By Sarah Mac Donald - 31 August, 2013
Archbishop Eamon Martin has described Seamus Heaney as a poet of compassion, a great teacher and a gentle man in every sense.
Extending his prayers to the family of the poet following his death on Friday, the Archbishop said, “We were all quietly ambushed by sadness at the announcement” of his death.
He said Ireland’s foremost poet, who was honoured on the world stage, was “always at heart a quiet Irish man who wrote our story without rhetoric.”
“In his work he observed ordinary country people going about their ordinary lives. His father, his mother, his aunts, his neighbours were Seamus’s quiet heroes as he became ours”, Dr Martin added.
In his tribute, he said Seamus Heaney had been anthologised for primary and secondary students for decades. “His poetry excavated the past and found coordinates for the present. He saw history as our story – the story of ordinary humankind.”
Archbishop Martin is a former president of St Columb’s College in Derry, where Seamus Heaney was a pupil.
In his tribute, the Church of Ireland Archbishop of Armagh, the Most Revd Dr Richard Clarke said he was “very saddened” to hear of the death of the poet, “particularly having enjoyed hearing him give a wonderful poetry reading along with Michael Longley only two weeks ago.”
He added, “By any standards, he was one of the greatest poets writing in the English language of our time.” The Primate described Seamus Heaney as a “man with a great generosity of spirit.”
“His poetry illuminated aspects of Irish life North and South which perhaps many of us would not have understood without his writing,” he said.
President Michael D Higgins said Heaney was touched by a “mark of genius” and praised his willingness to deal with human rights issues.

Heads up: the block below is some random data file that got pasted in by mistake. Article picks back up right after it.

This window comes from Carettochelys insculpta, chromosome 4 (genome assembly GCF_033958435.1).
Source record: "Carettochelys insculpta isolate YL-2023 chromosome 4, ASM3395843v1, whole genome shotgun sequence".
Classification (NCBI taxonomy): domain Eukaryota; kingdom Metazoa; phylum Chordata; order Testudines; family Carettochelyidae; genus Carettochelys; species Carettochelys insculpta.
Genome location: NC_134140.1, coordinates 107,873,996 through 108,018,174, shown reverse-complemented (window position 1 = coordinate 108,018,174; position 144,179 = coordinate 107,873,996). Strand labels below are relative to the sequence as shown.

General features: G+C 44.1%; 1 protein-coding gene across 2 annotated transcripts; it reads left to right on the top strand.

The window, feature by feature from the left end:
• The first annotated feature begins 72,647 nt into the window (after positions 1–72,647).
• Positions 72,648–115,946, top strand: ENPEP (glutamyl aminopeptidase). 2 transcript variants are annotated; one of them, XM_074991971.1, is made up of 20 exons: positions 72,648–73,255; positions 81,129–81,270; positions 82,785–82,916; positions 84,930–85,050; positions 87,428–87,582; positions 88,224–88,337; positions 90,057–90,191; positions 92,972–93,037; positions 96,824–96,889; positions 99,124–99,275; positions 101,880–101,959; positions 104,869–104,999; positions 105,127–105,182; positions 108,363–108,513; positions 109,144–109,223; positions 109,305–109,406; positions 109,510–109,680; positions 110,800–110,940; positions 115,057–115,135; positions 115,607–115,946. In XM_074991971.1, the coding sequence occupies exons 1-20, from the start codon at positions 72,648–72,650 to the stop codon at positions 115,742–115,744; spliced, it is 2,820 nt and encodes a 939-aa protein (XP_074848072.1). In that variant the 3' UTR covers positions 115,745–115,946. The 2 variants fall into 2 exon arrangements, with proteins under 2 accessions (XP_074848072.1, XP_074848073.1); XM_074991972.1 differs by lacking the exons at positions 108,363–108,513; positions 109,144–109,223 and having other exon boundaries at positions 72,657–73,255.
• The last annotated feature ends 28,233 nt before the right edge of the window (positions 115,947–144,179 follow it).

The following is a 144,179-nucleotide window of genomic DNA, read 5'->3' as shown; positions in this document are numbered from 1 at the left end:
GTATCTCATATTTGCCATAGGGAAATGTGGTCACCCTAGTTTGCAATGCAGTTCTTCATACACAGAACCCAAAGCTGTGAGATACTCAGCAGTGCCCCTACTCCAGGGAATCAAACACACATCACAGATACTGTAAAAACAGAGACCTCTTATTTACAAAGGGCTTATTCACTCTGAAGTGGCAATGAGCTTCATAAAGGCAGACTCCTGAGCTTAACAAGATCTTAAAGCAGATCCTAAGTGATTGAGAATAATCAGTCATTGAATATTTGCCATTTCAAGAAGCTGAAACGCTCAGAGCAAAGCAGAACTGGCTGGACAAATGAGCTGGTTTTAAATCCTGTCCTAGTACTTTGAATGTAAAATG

“The presence of Seamus was a warm one, full of humour, care and courtesy – a courtesy that enabled him to carry with such wry Northern Irish dignity so many well-deserved honours from all over the world”, President Higgins said in a statement.
He added, “His careful delving, translation and attention to the work of other poets in different languages and often in conditions of unfreedom, meant that he provided them with an audience of a global kind.”
Seamus Heaney died in hospital in Dublin on Friday morning, after a short illness. He is survived by his wife Marie and children Christopher, Michael and Catherine Ann.
A funeral Mass will take place on Monday in Dublin followed by burial in Bellaghy, Co Derry. Books of condolence are to be opened at Belfast City Hall and the Guildhall in Derry.
He was the eldest of nine children born into a farming family at Mossbawn near Bellaghy in Co Derry on 13 April 1939.
He was educated at the St Columb’s College Catholic boarding school in Derry. After school he studied at Queen’s University Belfast, before making his home in Dublin, with periods of teaching in the United States.
His poetry first came to public attention in the mid-1960s with his first major collection, ‘Death Of A Naturalist’, published in 1966.
Other collections include: ‘Door into the Dark’ (1969), ‘Wintering Out’ (1972), ‘North’ (1975), ‘Field Work’ (1979), ‘Station Island’ (1984), ‘The Haw Lantern’ (1987), ‘Seeing Things’ (1991), ‘The Spirit Level’ (1996), ‘Electric Light’ (2001) and ‘District and Circle’ (2006).
The writer was awarded numerous prizes over the years culminating in the Nobel Prize in Literature in 1995. He also held professorships at Harvard and Oxford universities.